With news that the chief suspects in the massacre on Wednesday at the offices of the French satirical newspaper Charlie Hebdo are French citizens, a new mystery emerges: how could the land of liberty, equality and fraternity have produced men hell-bent on destroying all three? While the attack may evoke comparisons to earlier tragedies in New York, London, or Madrid, France's relationship with its Muslim citizens is particular — and particularly fraught. What sets France on a particular collision course with Islamic practices is the country's radical brand of secularism — and this ideology's impact on French Muslim life.
With more than 5 million Muslims, France may have Western Europe's largest Muslim community, but its relationship with Islam has been tenser than, say, Britain's or Germany's. An older generation of French Muslims has been alienated by memories of the Algerian War in the 1950s, when local groups battled for independence from more than a century of French rule, with its heavy-handed disdain for local customs. Their children and grandchildren frequently feel excluded from mainstream society because of their Arabic names or the color of their skin.
Such feelings may be shared by other European Muslims, but French Muslims face not just social hurdles, but an officially-enshrined hostility to public displays of faith. Having fought its revolution, in part, to keep priests from meddling in state affairs, France has a passion for keeping church and state separate. "Secularism," states france.fr, France's official information website, "is a French invention." Where the French cherish the neutrality of the public realm, free from any religious symbolism, mainstream Muslim culture embraces public declarations of religiosity through the veil or the call to prayer. France's cherished codes of secularism clash with the public nature of the practice of Islam, a faith that in Muslim-majority countries is stamped on public life, from politics to laws to the wearing of beards and veils, or breaking for prayers in the middle of the work-day.
France prefers its faiths kept private: its 1905 law on the separation of church and state was the legal basis for the much-contested 2004 ban on veils, crosses and yarmulkes in schools. The veil debate pitted Muslim women's desire for self-expression against the core French values of equality and universalism, noted Princeton political scientist Joan Wallach Scott in her book The Politics of the Veil. Supporters of the ban, wrote Scott, believed veils chipped away at the French ideal of "the oneness, the sameness of all individuals," under the Tricoleur.
For many Muslims, it's the official insistence on oneness and sameness that rankles. In 2008, a French court denied a Moroccan woman French citizenship on the grounds that her veil and her submissiveness to her husband were "assimilation defects." Though the New York Times reported "almost unequivocal support for the ruling across the political spectrum," one Muslim leader told the paper he worried the decision set a precedent for arbitrary decisions of what constitues a radical Muslim lifestyle. In 2010, the French Senate banned public wearing of face-coverings, including the Muslim face-veil, the niqab. And in 2013, the government launched what it called a Charter for Secularity in School, a set of guidelines on 15 key points of secularism to be posted in classrooms as an attempt to keep religion out of school. The then-government education minister, Vincent Peillon, insisted it was an attempt "to get everyone together," but it had the opposite effect, with Muslim leaders claiming it stigmatized their community.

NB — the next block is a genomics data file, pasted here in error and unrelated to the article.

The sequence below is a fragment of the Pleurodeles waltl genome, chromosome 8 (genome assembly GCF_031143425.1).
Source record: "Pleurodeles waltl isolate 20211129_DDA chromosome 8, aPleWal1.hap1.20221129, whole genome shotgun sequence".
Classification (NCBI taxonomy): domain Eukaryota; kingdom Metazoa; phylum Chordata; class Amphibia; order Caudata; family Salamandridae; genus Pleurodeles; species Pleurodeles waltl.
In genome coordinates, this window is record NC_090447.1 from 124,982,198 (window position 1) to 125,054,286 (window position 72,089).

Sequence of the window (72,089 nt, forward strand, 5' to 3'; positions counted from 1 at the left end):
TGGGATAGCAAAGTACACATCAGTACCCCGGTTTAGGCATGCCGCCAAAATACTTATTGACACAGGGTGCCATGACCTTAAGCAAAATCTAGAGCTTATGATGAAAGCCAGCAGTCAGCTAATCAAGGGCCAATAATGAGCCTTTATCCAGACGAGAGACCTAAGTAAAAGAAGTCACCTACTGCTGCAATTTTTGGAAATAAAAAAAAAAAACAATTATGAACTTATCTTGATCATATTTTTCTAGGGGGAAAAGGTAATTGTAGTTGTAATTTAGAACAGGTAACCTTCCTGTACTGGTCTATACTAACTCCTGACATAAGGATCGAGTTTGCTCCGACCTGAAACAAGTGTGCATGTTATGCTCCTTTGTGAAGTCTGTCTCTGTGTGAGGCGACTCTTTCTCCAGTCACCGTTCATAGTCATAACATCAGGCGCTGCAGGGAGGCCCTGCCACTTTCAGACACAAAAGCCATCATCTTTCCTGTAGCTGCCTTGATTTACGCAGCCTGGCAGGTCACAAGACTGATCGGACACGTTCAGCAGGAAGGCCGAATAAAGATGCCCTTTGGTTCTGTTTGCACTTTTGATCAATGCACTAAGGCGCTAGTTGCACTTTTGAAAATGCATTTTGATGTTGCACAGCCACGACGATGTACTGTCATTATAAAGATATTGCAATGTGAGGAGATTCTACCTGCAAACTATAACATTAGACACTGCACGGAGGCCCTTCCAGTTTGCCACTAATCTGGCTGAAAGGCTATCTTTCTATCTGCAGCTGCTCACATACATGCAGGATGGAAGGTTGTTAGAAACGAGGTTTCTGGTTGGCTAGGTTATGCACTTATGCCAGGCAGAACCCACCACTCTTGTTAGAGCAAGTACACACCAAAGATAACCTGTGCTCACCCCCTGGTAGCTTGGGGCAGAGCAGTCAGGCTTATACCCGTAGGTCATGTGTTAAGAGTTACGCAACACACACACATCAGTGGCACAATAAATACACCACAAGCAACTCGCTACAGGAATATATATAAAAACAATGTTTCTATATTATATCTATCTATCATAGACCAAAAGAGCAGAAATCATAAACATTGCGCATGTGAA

Remy de la Mauviniere—AP
The focus on the Charlie Hebdo murderers, and their spurious claims to be acting as pious Muslims, will obscure the fact that the vast majority of French Muslims embrace the Republic's legal and cultural norms. As French scholar Olivier Roy has pointed out, France's Muslim organizations are using legal proceedings, not violence, to challenge what they see as institutional discrimination.
But in fearful times, the loudest and shrillest voices tend to prevail. The massacre occurred on the publication day of a new novel by controversial writer Michel Houellebecq. In the novel, Submission, Houellebecq, who appeared in cartoon form on the cover of the latest issue of Charlie Hebdo, imagines France in 2022 as a country with a Muslim president, legal polygamy and the Quran required on university syllabi. Houellebecq told interviewers that his vision of an Islamic France was potentially "realistic," and Marine Le Pen, leader of the right-wing National Front agreed. As Le Pen hones her anti-migrant, anti-Islam platform for the 2017 elections, the Charlie Hebdo massacre will only serve to help her cause.
As for those French who are both law-abiding and Muslim, the challenge is two-fold: coping both with their own grief at the attack on their nation's values--and with the specter of a rising tide of Islamophobia.